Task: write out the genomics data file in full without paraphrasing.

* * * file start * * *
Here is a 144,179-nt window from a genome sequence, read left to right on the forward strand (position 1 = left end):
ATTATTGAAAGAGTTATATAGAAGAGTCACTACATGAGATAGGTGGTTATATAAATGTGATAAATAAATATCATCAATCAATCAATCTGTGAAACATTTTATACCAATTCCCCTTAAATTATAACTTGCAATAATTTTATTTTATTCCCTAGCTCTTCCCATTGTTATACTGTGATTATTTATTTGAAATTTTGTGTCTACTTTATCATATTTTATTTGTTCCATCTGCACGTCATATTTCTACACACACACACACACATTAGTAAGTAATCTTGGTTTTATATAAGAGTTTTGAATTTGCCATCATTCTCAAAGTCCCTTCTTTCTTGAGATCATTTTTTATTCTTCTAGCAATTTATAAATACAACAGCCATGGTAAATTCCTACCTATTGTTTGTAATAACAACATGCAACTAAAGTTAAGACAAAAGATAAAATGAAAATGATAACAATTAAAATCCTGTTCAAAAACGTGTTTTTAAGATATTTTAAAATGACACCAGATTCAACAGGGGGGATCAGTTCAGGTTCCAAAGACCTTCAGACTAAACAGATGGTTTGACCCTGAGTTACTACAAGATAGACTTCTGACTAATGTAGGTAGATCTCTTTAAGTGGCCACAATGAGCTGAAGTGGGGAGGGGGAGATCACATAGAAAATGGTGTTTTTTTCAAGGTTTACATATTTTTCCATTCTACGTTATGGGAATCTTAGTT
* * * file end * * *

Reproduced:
Here is a 144,179-nt window from a genome sequence, read left to right on the forward strand (position 1 = left end):
ATTATTGAAAGAGTTATATAGAAGAGTCACTACATGAGATAGGTGGTTATATAAATGTGATAAATAAATATCATCAATCAATCAATCTGTGAAACATTTTATACCAATTCCCCTTAAATTATAACTTGCAATAATTTTATTTTATTCCCTAGCTCTTCCCATTGTTATACTGTGATTATTTATTTGAAATTTTGTGTCTACTTTATCATATTTTATTTGTTCCATCTGCACGTCATATTTCTACACACACACACACACATTAGTAAGTAATCTTGGTTTTATATAAGAGTTTTGAATTTGCCATCATTCTCAAAGTCCCTTCTTTCTTGAGATCATTTTTTATTCTTCTAGCAATTTATAAATACAACAGCCATGGTAAATTCCTACCTATTGTTTGTAATAACAACATGCAACTAAAGTTAAGACAAAAGATAAAATGAAAATGATAACAATTAAAATCCTGTTCAAAAACGTGTTTTTAAGATATTTTAAAATGACACCAGATTCAACAGGGGGGATCAGTTCAGGTTCCAAAGACCTTCAGACTAAACAGATGGTTTGACCCTGAGTTACTACAAGATAGACTTCTGACTAATGTAGGTAGATCTCTTTAAGTGGCCACAATGAGCTGAAGTGGGGAGGGGGAGATCACATAGAAAATGGTGTTTTTTTCAAGGTTTACATATTTTTCCATTCTACGTTATGGGAATCTTAGTT